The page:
Interview with David Lehrer about the Arava Institute for Environemntal Studies

Global environmental change is largely indifferent to political boundaries, but meeting the challenges they pose in the future will inevitably require cross-border cooperation. We talk to David Lehrer, Executive Director at The Arava Institute for Environmental Studies, about how this challenge is at the heart of their academic mission.

■ Tell us a little about the history of the Arava Institute and its main aims.

The Arava Institute for Environmental Studies on Kibbutz Ketura ( was founded in 1996 by Alon Tal and Miriam Sharton to advance cross-border environmental cooperation in the face of political conflict. We bring Jews and Arabs together: Palestinian, Israeli, Jordanian and international students, with the aim of teaching that ‘nature knows no borders’. The institute started originally as an academic programme offering two semesters of multi-disciplinary environmental studies in natural and social sciences. Accreditation for courses comes from Ben-Gurion University of the Negev, and the institute also has agreements with more than 20 American universities. Most of our research involves cross-border environmental challenges and includes Israeli, Palestinian and/or Jordanian colleagues. We also pay attention to social ethnic boundaries that tend to become spatial borders thereby replicating challenges similar to those posed by geopolitical borders.

 ■ Why do researchers and students choose to work at the institute, and where do they come from?

Water, air, energy and land are shared environmental resources in the Middle East. As the conflict between Palestinians and Israelis persists and relationships further deteriorate at all levels, cross-border environmental problems continue to plague the region and are increasing tension between the sides. The Arava Institute offers a unique opportunity for peaceful scientific collaboration. The needs of nature, and the future of the region, must transcend current political discord. Our faculty, researchers and students believe in the power of cooperation to solve our region’s environmental problems.

 ■ What do you think other scientific organizations can learn from the experience of the institute?

Perhaps the most important lesson to be learned from our experience at the Arava Institute is that the scarcest resource in the Middle East is not water, but trust. To learn to trust each other, students and researchers must first learn to respect each other. The answer is not to avoid political discussions but to embrace dialogue, share histories and listen to the other’s narrative without judgement or defensiveness. At the Arava Institute, students are given the tools to learn to have difficult conversations, to explore environmental challenges from multiple and at times contradictory perspectives, and to find commonalities in their mutual concerns for the environment. We promote project-based learning and constructivist pedagogies, meaning that we teach our students how to design solutions that fit community contexts. For example, social acceptance of emerging technologies that can solve community water and energy challenges.
 ■ Tell us about some of the environmental projects that the institute has been involved in.

The institute’s Center for Sustainable Agriculture has facilitated germplasm exchanges with Moroccan and Jordanian universities for development of crops appropriate for arid lands. The institute’s Center for Transboundary Water Management studies pollution in the Hebron–Besor watershed, which begins in the Hebron region of the West Bank, crosses over into Israel, then into Gaza emptying out into the Mediterranean Sea. Researchers at the institute have developed the first water-quality monitoring system for this watershed as an initial step to its restoration. In the central Negev, we have a project promoting a collaborative Jewish–Bedouin agro-tourism development that incorporates local traditional ecological knowledge. Rebuilding terraces and improving irrigation, for instance, increase green zones near villages, which decrease Bedouin grazing and provide agro-heritage tourist sites. Finally, our cross-border research teams between Israel and Jordan have been able to collaboratively study the Arava Valley, a hyper-arid region stretching from the Red Sea to the Dead Sea that contains many endemic and rare species.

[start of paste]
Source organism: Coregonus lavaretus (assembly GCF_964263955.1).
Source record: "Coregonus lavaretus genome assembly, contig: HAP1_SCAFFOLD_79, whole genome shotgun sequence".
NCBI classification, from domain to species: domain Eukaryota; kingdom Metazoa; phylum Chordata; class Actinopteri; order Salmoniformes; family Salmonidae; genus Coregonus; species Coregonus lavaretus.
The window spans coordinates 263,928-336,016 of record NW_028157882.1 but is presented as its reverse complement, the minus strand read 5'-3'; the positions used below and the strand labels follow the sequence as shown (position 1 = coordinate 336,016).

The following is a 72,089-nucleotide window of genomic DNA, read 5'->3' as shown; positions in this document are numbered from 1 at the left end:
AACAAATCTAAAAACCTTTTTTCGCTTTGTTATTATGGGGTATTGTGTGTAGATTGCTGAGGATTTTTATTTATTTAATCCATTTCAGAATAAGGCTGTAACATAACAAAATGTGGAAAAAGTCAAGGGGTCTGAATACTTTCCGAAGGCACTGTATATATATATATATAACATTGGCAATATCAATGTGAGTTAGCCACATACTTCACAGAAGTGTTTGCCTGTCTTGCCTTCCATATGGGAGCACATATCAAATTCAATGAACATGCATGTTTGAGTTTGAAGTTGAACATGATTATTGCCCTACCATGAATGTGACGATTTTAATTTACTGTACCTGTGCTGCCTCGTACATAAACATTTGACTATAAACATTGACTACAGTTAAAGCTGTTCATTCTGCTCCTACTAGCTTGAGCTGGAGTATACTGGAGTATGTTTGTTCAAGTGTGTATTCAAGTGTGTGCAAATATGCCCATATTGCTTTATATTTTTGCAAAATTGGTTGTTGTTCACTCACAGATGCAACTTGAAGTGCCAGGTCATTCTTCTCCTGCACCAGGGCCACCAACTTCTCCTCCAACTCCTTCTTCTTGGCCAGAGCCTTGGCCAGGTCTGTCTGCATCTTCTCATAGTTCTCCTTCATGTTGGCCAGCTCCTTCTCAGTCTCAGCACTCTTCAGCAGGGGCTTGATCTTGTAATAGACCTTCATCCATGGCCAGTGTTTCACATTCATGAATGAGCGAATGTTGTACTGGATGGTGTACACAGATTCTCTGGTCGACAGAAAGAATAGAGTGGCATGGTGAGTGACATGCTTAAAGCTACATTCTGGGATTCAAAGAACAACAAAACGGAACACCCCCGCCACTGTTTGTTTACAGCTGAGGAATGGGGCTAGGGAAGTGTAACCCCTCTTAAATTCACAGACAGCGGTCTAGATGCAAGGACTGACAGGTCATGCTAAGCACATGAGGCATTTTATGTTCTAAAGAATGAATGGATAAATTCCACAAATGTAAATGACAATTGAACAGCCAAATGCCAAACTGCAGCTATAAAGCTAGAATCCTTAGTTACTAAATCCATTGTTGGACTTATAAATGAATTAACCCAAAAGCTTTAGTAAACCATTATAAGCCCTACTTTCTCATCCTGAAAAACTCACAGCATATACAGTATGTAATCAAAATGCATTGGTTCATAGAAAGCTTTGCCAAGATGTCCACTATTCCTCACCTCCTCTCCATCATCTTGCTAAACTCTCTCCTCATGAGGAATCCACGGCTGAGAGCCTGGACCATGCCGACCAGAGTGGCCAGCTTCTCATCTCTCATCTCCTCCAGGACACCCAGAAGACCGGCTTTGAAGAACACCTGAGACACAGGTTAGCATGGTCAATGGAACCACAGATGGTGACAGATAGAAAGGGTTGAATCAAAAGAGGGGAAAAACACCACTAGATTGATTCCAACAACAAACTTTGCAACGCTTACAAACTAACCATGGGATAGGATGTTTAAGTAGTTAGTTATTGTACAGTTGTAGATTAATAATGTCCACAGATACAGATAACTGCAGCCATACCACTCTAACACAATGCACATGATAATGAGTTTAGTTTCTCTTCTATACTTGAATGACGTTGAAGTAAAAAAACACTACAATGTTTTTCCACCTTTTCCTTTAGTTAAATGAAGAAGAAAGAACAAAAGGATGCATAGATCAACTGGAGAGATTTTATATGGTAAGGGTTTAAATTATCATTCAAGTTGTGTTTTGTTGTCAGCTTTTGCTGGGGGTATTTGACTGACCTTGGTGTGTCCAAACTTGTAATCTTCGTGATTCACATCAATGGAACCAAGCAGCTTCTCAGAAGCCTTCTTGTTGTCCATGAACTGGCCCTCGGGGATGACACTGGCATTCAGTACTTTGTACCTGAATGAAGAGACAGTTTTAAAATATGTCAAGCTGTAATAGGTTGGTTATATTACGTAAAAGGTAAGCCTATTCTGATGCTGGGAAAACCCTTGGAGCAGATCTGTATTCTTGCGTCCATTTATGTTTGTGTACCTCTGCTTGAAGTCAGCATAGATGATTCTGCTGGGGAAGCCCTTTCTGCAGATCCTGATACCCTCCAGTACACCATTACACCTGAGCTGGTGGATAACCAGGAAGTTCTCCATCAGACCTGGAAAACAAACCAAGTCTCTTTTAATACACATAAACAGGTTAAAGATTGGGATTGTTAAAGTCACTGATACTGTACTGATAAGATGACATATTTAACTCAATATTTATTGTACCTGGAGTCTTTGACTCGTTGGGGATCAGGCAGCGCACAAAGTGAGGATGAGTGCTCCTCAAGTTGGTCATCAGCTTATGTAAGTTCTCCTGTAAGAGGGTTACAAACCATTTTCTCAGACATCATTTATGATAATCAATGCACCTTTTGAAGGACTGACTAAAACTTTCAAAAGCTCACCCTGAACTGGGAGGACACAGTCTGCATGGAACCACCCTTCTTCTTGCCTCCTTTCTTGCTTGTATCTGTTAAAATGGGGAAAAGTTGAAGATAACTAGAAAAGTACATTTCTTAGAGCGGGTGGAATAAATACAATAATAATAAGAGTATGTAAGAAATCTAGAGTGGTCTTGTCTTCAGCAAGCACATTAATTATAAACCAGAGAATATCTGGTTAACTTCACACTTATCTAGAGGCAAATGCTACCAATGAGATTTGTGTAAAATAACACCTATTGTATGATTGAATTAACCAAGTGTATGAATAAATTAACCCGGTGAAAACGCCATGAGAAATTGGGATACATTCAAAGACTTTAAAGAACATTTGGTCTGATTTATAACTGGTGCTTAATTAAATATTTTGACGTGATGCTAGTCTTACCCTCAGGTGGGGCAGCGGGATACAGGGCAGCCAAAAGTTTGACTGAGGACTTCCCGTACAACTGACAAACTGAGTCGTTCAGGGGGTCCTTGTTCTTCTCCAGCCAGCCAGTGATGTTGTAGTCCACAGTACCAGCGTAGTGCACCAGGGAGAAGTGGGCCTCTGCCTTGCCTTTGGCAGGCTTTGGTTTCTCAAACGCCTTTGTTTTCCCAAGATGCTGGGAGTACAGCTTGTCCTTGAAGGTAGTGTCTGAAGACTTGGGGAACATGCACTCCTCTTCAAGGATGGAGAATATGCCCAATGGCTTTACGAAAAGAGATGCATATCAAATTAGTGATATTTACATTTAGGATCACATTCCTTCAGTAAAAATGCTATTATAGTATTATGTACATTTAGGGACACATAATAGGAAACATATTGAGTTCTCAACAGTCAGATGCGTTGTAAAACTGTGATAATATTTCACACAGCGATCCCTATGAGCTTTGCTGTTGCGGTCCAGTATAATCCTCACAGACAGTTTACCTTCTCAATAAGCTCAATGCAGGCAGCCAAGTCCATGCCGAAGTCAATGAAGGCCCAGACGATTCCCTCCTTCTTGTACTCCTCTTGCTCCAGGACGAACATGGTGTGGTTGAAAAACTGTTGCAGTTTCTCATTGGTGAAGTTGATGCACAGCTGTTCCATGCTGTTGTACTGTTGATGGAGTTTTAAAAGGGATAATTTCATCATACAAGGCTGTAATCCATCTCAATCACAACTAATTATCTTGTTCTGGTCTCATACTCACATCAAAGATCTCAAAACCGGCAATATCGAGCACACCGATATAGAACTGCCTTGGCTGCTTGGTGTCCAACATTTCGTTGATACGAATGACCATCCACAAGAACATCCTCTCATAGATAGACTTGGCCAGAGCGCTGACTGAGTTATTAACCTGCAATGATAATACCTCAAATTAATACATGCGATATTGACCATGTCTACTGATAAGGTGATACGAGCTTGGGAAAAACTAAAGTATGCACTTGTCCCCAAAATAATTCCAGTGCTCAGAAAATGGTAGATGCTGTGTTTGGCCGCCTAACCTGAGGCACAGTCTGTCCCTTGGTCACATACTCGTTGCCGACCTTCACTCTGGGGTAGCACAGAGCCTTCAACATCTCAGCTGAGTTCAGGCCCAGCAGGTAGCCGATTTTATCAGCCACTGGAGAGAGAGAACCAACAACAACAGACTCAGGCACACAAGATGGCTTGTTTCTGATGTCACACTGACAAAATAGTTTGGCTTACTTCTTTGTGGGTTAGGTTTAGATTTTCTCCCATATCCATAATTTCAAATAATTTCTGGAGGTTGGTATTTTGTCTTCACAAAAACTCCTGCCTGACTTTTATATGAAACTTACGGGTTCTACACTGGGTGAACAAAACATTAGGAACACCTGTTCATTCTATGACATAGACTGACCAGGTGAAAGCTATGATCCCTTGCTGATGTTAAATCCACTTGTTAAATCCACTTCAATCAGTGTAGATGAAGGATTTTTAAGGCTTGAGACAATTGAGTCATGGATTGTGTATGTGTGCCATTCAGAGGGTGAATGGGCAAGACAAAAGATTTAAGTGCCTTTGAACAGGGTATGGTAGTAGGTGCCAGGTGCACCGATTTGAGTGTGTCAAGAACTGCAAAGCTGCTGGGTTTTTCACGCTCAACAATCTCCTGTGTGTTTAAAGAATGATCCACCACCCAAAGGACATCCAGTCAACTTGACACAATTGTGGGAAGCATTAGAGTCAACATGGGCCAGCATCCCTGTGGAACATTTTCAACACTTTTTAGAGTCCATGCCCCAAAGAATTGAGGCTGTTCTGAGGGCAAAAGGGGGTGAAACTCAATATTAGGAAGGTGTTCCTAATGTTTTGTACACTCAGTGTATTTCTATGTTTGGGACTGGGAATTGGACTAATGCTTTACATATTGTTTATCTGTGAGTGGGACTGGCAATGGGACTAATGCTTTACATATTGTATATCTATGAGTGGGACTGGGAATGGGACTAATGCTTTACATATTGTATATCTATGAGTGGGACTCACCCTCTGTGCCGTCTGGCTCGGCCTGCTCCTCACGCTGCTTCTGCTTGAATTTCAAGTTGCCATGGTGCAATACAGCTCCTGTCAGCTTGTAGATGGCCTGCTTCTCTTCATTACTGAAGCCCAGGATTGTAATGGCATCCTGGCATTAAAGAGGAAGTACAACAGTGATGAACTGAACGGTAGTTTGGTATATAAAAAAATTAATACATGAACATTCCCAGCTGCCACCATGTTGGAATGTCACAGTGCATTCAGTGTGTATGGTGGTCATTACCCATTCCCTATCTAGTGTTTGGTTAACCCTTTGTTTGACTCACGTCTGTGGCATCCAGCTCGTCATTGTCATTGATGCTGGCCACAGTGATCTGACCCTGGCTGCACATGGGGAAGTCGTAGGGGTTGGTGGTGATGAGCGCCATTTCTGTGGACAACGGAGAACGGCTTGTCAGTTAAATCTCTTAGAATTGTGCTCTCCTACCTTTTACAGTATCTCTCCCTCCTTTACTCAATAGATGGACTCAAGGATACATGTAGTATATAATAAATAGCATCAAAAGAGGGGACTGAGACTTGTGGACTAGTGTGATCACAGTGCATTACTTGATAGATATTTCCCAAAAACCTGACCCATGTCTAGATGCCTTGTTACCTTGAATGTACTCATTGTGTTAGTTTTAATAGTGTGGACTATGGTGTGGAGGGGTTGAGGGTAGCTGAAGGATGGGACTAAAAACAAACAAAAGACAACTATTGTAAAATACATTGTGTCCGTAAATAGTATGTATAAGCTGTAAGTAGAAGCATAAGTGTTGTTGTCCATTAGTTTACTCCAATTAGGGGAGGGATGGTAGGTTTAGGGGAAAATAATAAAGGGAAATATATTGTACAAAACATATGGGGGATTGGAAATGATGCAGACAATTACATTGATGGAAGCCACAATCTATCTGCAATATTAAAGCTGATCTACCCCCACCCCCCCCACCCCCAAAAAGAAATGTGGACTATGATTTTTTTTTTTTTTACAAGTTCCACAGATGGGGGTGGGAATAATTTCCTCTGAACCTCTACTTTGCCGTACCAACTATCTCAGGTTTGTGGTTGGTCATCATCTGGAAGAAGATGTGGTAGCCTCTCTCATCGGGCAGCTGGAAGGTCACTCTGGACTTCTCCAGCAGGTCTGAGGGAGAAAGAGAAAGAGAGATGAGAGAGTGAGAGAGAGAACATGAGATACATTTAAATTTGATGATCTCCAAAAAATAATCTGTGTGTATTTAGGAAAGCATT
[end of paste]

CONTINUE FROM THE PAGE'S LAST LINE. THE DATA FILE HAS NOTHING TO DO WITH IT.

■ What do you think are the most pressing challenges facing scientific researchers in the Middle East currently?

The ongoing political conflict undoubtedly hampers the exchange of ideas, knowledge and innovation. International academic boycotts and cold relations among Israeli, Palestinian and Jordanian universities impede scientific research and the development of solutions to improve people’s lives in the region. Scientists understand the need to transcend politics. Good science may not always be above politics but it should be politically constructive and serve the public good. Scientific cooperation can show the way towards a more sustainable and peaceful Middle East.

 ■ And the most challenging environmental issues?

The combination of climate change and the exponential growth in local populations will radically transform the region. In his recent book, The Land is Full: Addressing Overpopulation in Israel, Alon Tal, founder of the Arava Institute, sounds a warning that Israel is on an unsustainable trajectory to grow to between 15 and 20 million residents over the next 40 years — approximately doubling its population. This will create new stresses on natural resources and infrastructure. Jordan is the fourth most water stressed country in the world and has already experienced an exponential growth rate in the past 20 years, going from under 5 millio Cross-border science in the Middle East